And why not, with premises like The 4400, USA Network's science fiction miniseries-turned-regular weekly series built around the notion that thousands of people who had mysteriously vanished returned with unusual abilities. They had to be re-integrated into a society that feared them but was secretly envious and more than willing to exploit them.
Beyond the compelling sociopolitical commentary that could be presented, the series fit the television format by offering a diverse group of core characters along with "thousands" of other subplots to boost the proceedings when new chills and thrills were needed.
If the whole enterprise has a familiar ring, the tone is most definitely based on the living master of the macabre, Stephen King, whose novel and film adaptation The Dead Zone has been serialized by none other than USA Network. Unfortunately, both The 4400 and The Dead Zone suffer from the same disorder that afflicts King's epic balloon rides like The Stand and It, books that have been given the television miniseries treatment as well. The hot air eventually dissipates and the balloon comes crashing down, sometimes quite spectacularly.
The Dead Zone television series features a charismatic turn from Anthony Michael Hall in the lead but strips edgy layers from his character, Johnny Smith. In the novel and in David Cronenberg's feature film, Smith's lack of understanding of the limits of his own abilities and his more selfish desires made him an unstable and threatening protagonist. As the seasons add up, this human dimension has almost completely disappeared, leaving Hall with little more than his own considerable charms to instill in the routine psychic dramas of each episode.
The episodic television format limits The 4400 in much the same way. Yet redemption of the genre is at hand. TNT presents Nightmares & Dreamscapes, a four-week miniseries. The much-hyped "event" features eight hour-long telemovies based on stories from King's 1993 collection. By focusing on his short stories, TNT draws a bead on what makes King and his creepy fixations so fascinating.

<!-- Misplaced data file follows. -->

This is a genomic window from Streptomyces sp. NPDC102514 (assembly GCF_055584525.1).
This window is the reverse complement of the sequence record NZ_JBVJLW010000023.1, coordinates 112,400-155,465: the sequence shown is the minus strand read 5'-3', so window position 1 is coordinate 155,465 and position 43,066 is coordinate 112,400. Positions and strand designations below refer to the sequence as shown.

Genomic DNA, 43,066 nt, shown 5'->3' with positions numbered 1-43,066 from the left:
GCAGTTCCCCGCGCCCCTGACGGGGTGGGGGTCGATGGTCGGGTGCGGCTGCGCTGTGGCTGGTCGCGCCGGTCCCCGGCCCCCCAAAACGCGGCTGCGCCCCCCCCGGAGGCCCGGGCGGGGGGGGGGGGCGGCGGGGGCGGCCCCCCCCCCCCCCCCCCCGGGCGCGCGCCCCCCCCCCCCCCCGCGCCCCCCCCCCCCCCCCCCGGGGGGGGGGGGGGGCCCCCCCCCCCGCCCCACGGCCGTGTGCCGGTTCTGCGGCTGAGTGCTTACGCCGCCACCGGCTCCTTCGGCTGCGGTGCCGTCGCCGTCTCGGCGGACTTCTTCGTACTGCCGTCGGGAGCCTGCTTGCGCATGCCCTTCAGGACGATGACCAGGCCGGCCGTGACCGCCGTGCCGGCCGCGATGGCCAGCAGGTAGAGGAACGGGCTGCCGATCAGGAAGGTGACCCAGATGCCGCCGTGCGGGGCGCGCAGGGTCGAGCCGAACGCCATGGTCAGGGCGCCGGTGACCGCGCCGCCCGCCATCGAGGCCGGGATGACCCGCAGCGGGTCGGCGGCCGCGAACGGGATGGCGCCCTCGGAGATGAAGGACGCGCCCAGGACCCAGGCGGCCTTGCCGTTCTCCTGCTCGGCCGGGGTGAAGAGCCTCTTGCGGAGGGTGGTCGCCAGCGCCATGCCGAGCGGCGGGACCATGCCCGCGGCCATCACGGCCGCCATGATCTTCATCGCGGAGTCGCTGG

The tightly focused "Battleground" showcases a dialogue-free performance from William Hurt as a professional hitman who murders the CEO of a toy manufacturer and who must defend himself from a deadly counterattack led by a miniature assault force seeking retribution. In "The Road Virus Heads North" and "Umney's Last Case," King explores the secret lives of writers with Tom Berenger and William H. Macy respectively taking turns as authors in crises. There is even a healthy dose of gallows humor in "You Know They Got a Hell of a Band" thanks to the smirky performance of Steven Weber as a husband who takes his wife (Kim Delaney) down the wrong path in search of a little Rock & Roll adventure.
Stylistically, the eight stories touch on several common themes in King's oeuvre, such as the aforementioned writer's dilemma, his great affinity for Classic Rock and the hard case with a heart ("The Fifth Quarter" featuring Jeremy Sisto and Samantha Mathis).
But, surprisingly, it is the weakest installment ("The End of the Whole Mess") that provides the most compelling argument for sticking to the short anthology format. "Mess" posits a scenario where documentarian Howie Fornoy (Ron Livingston) must record for posterity the story of how his genius younger brother created a serum intended to save the world from its destructive tendencies.
The story shares DNA traces with The Stand, King's end of the world epic that collapsed under its own mythic buildup. Here, the end is served up neatly in that the viewer sees the impact of the experiment on one man and his family. The larger implications are left to the imagination.
Nightmares & Dreamscapes works well because it remembers that the creepiest bedtime stories require only one sitting to tell the tale.
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